Distinguished Lecturer Danielle Feinberg

Pixar Animator’s pioneering story as a woman in STEM


Our own Emilee Davis gave the introduction for the Distinguished Lecturer!

Danielle Feinberg addressed topics about animation at the UW-Platteville campus on April 12, 2022. The speech was opened by Senior student Emilee Davis, where she highlighted the films that Feinberg has worked on that won Oscars including “WALL-E,” “Brave” and “Coco.” Feinberg also worked as the Visual Effects Supervisor for the new Disney-Pixar release “Turning Red.”

Feinberg provided the gathered students with a background of her education and how she came to work at Pixar today. Feinberg shared that she had distinct memories of experiences in classes and with teachers who guided her along her journey.

She recalled a Power Mechanics class in middle school. She was the only female student in the class, but she was the only student at the end of the year who successfully got her lawn mower to work. This personal victory caused her to run around with joy, and she reflected on it when writing her college admissions essay.

Once at Harvard and in pursuit of a Computer Science degree, she was talking to an admissions officer who identified her as the “lawn mower girl.” Feinberg acknowledged that perhaps it was not ideal to be known as “lawn mower girl,” but it is important to stand out to people as potential employers or admissions officers.

Once enrolled, Feinberg was taking Computer Science classes, but felt a sense of unbelonging, as only 10 percent of students in her Computer Science classes were women. However, when her professor showed some Pixar short films from the 1980s and 90s, she knew that was where she wanted to go.

Feinberg applied and got hired at Pixar studios and began her animation career working on movies like “Toy Story 2,” “A Bug’s Life” and “Monsters Inc.” Feinberg’s work with lighting in “A Bug’s Life” led her to be the director of photography in lighting for the film “WALL-E.” She described her work in lighting as allowing the audience to truly step into the film.

Feinberg told the audience they needed to have courage, passion and be able to defy convention.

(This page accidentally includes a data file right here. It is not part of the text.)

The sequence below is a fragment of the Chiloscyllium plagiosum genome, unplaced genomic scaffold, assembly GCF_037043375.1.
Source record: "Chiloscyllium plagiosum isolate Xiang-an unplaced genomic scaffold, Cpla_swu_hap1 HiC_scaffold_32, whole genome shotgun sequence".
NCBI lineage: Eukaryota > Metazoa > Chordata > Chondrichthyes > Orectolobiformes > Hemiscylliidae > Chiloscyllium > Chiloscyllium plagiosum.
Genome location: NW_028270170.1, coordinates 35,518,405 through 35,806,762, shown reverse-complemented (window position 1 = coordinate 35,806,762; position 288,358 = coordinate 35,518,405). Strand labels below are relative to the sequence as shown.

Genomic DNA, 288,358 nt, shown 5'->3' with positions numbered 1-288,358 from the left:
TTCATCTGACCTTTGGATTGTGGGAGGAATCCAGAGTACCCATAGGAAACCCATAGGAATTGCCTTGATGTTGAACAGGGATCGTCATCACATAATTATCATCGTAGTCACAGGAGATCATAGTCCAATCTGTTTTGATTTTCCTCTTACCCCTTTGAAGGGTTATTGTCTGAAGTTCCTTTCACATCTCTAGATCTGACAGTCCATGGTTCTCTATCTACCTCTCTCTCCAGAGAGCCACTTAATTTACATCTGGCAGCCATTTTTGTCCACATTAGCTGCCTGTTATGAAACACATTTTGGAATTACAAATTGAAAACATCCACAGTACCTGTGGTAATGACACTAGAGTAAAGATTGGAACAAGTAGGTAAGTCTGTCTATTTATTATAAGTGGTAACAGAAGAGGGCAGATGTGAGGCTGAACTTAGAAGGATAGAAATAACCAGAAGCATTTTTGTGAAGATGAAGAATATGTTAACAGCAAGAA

In her own working life, Feinberg defined courage as trying new things in animating and lighting, and described the work that her team did on the Incredibles film.

The team had the courage to attempt to work with the long hair Violet had in the film and how it directly related to her character arc. She told the audience that it is not about how adept they are. She said, “If I work hard at it, I can figure it out.”

Feinberg’s discussion of passion came from a look at the film “Brave.” The animation and lighting team had to come up with an entirely new way to create lighting and vegetation for the scenes. One of the animators coded the project “Wonder Moss.” This coding project allowed for a believable world of vegetation. The code worked to fill in dead and empty spaces with moss and vegetation in a convincing way.

Feinberg described the team’s work in lighting and creating the background as creating a reasonable world so that the audience does not notice the absence of a background.

Feinberg examined the defiance of convention in an analysis of “Turning Red.” “Turning Red” was the fourteenth feature-length film Feinberg has worked on in her career at Disney Pixar. It is also notably the first Disney Pixar movie to have an all-female leadership team. The director wanted the movie to resemble an anime while remaining 3-D.

This meant that the animation and lighting teams had to come up with a new way to use tools and “go graphic.” As they explored new ways to do so, they created different ways for characters to move and act. For example, the all-girl friend group of the main character notably moves in-unison to show the closeness they have as friends.

As something else that defied convention, Feinberg described the technical work that had to be done behind the scenes of “Coco.” They were creating a cityscape for the Land of the Dead, which was a challenge, because they were giving it movement to make it feel alive.

The camera was also meant to fly in between buildings to highlight the different points of beauty within. The city worked to represent the generations and cultural growth over time, starting with some Aztec and older buildings from the bottom, with cranes on the top of the city for new growth.

Feinberg concluded her speech by telling UW-Platteville students, “You all have the power to create a world like no one has seen before.” Feinberg truly highlighted the ability of students to make themselves stand out and shape the world to its highest potential.